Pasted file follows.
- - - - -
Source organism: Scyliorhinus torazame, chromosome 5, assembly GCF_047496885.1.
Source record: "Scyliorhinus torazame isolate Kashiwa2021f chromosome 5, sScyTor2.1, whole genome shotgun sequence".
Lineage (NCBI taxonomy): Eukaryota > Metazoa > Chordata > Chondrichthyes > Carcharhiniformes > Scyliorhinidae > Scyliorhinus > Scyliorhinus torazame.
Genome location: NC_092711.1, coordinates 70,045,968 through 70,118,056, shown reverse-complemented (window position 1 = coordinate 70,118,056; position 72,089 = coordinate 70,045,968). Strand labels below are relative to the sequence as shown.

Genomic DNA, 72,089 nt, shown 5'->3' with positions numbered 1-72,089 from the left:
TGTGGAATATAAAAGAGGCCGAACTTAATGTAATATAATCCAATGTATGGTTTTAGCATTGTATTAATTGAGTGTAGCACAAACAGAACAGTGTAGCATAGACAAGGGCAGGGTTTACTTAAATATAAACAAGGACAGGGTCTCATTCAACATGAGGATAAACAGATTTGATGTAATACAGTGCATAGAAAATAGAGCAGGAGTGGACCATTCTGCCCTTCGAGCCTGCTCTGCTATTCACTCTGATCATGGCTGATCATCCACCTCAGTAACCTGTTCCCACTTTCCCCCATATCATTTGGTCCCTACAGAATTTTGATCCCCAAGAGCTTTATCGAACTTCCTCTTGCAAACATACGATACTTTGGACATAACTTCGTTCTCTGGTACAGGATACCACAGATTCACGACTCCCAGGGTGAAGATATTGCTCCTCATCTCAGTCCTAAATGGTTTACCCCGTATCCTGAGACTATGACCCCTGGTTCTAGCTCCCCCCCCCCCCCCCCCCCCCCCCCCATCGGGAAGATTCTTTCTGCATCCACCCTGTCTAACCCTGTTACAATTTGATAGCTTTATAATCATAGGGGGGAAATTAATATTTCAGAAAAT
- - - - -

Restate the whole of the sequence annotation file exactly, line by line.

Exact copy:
Source organism: Scyliorhinus torazame, chromosome 5, assembly GCF_047496885.1.
Source record: "Scyliorhinus torazame isolate Kashiwa2021f chromosome 5, sScyTor2.1, whole genome shotgun sequence".
Lineage (NCBI taxonomy): Eukaryota > Metazoa > Chordata > Chondrichthyes > Carcharhiniformes > Scyliorhinidae > Scyliorhinus > Scyliorhinus torazame.
Genome location: NC_092711.1, coordinates 70,045,968 through 70,118,056, shown reverse-complemented (window position 1 = coordinate 70,118,056; position 72,089 = coordinate 70,045,968). Strand labels below are relative to the sequence as shown.

Genomic DNA, 72,089 nt, shown 5'->3' with positions numbered 1-72,089 from the left:
TGTGGAATATAAAAGAGGCCGAACTTAATGTAATATAATCCAATGTATGGTTTTAGCATTGTATTAATTGAGTGTAGCACAAACAGAACAGTGTAGCATAGACAAGGGCAGGGTTTACTTAAATATAAACAAGGACAGGGTCTCATTCAACATGAGGATAAACAGATTTGATGTAATACAGTGCATAGAAAATAGAGCAGGAGTGGACCATTCTGCCCTTCGAGCCTGCTCTGCTATTCACTCTGATCATGGCTGATCATCCACCTCAGTAACCTGTTCCCACTTTCCCCCATATCATTTGGTCCCTACAGAATTTTGATCCCCAAGAGCTTTATCGAACTTCCTCTTGCAAACATACGATACTTTGGACATAACTTCGTTCTCTGGTACAGGATACCACAGATTCACGACTCCCAGGGTGAAGATATTGCTCCTCATCTCAGTCCTAAATGGTTTACCCCGTATCCTGAGACTATGACCCCTGGTTCTAGCTCCCCCCCCCCCCCCCCCCCCCCCCCCATCGGGAAGATTCTTTCTGCATCCACCCTGTCTAACCCTGTTACAATTTGATAGCTTTATAATCATAGGGGGGAAATTAATATTTCAGAAAAT